What to do and what not to do in cohabitation

What to do and what not to do in cohabitation?

WHAT TO DO

CONSIDER to make a covenant of cohabitation before moving in together. This can establish the basis on the financial rules and other agreements in the relationship, and can also prevent a lot of headaches if the relationship doesn’t work.

RETAIN the titles of ownership of any major purchase in the name of the person who has paid. If you bought a car and it was you who gave the down payment and made the monthly payments, the car must be only in your name. The jointpurchases, however, must be in the name of both.

SEPARATE the finances if you want to avoid disputes in the event that the relationship ends.

KEEP a record of your financial contributions to any property in the name of your partner.

TYPE “donation” or “loan” on the checks they make on behalf of your partner to avoid any possibility of being interpreted as child support payments (this can also arise after a rupture in an action for “alimony”).

REMEMBER that unmarried parents have the same obligations in terms of the livelihood of children that the married parents.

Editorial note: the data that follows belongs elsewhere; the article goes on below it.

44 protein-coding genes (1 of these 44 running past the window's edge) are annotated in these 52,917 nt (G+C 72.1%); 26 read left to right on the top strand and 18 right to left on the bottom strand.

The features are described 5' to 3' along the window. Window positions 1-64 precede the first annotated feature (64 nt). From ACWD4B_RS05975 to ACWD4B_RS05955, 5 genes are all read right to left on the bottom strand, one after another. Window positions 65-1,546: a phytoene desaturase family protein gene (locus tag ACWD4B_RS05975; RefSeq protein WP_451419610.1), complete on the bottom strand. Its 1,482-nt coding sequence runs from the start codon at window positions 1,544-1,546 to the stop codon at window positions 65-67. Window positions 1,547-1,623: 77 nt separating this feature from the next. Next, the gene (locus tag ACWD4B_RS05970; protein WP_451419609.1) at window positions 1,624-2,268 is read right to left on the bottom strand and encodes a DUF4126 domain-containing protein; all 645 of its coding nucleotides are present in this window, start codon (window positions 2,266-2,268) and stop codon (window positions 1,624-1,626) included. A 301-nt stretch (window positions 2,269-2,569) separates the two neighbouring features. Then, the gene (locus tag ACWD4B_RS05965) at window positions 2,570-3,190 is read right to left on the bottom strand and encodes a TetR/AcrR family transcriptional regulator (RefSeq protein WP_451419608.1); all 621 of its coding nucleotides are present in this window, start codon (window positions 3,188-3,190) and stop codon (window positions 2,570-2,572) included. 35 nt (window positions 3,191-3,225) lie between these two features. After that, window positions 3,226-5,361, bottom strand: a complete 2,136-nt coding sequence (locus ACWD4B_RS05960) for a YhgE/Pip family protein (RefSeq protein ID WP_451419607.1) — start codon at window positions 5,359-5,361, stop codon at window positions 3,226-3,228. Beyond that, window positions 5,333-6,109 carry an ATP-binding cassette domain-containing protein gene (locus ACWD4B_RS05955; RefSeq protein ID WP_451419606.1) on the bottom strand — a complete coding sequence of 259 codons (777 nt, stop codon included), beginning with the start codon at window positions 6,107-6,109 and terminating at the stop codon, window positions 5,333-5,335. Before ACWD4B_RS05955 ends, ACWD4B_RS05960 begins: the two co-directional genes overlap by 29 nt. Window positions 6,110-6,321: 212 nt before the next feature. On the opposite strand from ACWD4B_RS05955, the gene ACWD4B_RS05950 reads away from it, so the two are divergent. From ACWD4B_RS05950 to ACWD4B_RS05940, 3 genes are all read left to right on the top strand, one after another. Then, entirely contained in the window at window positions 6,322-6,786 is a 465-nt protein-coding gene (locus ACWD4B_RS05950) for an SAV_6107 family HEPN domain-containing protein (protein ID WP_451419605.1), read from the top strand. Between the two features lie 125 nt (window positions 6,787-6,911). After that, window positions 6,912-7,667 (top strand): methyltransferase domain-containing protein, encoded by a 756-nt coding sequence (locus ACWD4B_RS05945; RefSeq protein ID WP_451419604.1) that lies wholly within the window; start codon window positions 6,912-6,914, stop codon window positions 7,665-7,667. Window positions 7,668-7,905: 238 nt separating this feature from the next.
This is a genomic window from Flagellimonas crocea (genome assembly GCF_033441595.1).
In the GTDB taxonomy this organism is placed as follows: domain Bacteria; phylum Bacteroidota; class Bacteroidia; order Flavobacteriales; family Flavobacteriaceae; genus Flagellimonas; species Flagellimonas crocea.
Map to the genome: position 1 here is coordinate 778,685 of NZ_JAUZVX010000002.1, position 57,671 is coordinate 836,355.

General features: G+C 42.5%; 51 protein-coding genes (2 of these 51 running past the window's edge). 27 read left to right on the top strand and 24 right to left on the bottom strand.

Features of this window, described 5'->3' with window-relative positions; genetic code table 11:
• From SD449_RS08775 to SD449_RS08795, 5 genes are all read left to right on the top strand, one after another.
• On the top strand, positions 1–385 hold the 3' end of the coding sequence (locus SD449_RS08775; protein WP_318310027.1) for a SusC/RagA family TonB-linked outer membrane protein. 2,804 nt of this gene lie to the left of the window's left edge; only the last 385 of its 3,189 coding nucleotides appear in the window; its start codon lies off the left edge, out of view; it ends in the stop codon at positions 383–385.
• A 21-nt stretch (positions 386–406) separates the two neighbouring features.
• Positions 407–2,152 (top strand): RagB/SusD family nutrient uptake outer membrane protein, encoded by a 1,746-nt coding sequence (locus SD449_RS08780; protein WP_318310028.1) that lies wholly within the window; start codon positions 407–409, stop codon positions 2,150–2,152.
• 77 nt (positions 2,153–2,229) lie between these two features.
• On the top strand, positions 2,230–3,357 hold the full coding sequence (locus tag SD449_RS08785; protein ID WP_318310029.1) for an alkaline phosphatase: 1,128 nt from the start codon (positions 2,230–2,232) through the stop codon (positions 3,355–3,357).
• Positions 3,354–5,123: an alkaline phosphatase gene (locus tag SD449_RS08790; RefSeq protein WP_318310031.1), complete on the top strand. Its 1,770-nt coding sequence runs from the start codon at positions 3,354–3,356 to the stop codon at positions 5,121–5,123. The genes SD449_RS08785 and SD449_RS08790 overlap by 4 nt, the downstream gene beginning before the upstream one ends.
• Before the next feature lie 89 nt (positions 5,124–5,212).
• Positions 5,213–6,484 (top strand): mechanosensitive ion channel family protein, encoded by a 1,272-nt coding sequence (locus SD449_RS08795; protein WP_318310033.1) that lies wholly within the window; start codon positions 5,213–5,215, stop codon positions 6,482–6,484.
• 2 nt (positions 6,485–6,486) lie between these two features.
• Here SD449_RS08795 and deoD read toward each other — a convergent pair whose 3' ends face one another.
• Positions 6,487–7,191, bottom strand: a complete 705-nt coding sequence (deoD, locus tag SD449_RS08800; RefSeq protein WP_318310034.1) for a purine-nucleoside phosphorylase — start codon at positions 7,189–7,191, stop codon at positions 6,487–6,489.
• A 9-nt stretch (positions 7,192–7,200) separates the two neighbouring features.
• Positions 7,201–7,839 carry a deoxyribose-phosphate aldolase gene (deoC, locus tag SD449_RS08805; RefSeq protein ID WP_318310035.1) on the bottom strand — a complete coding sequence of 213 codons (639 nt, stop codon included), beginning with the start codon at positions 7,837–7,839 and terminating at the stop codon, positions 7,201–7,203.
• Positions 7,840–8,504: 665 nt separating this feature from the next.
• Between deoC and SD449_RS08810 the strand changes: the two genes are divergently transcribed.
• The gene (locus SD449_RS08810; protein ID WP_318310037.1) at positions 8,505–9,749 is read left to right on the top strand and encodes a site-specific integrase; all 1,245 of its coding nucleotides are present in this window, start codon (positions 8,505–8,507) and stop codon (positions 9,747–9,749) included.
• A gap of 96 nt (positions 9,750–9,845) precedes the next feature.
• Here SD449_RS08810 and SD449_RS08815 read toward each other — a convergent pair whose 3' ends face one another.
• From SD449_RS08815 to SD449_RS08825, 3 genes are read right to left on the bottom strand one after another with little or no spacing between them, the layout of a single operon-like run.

WHAT NOT TO DO

Do NOT mix your money when you open linked accounts, incur debts, or making joint purchases. This will prevent legal complications and the possibility of a claim for “alimony” in the event of separation.

Do NOT let your partner put only his name the title to major purchases if you both pay for the property; even when orally hold the car or the house they are both. The scriptures, or bills are more compelling evidence that the words of an oral promise.

Do NOT sign or guarantee the debts of your partner, unless you intend to be as responsible as she is out of your settlement, even in case they are separated.

Do NOT become so dependent on your partner that this will prevent you from maintaining itself in the future. While among the couples who divorced is no legal obligation to remain economically to each other (particularly if one left his career to take care of the children and the home), this does not apply to cohabiting couples. Keep your skills and contacts working, or consider making a written agreement that sets forth the obligation of your partner to keep it if the relationship ends.

Do NOT present themselves in public as husband and wife; do not let known as “Mr. and Mrs. so-and-so”; much less use the same surname, not even in a casual way. This will prevent legal complications in the case that your spouse sues for alimony and will also avoid that your relationship is considered a marriage in fact.

Cohabitation: How to get the help of an attorney

If you are living with your partner and/or thinking of getting married, a lawyer specializing in family law can help you with a fair representation of the parties in the process. Your attorney will work to obtain the best possible result. The first step is to find a lawyer specializing in family law in your area.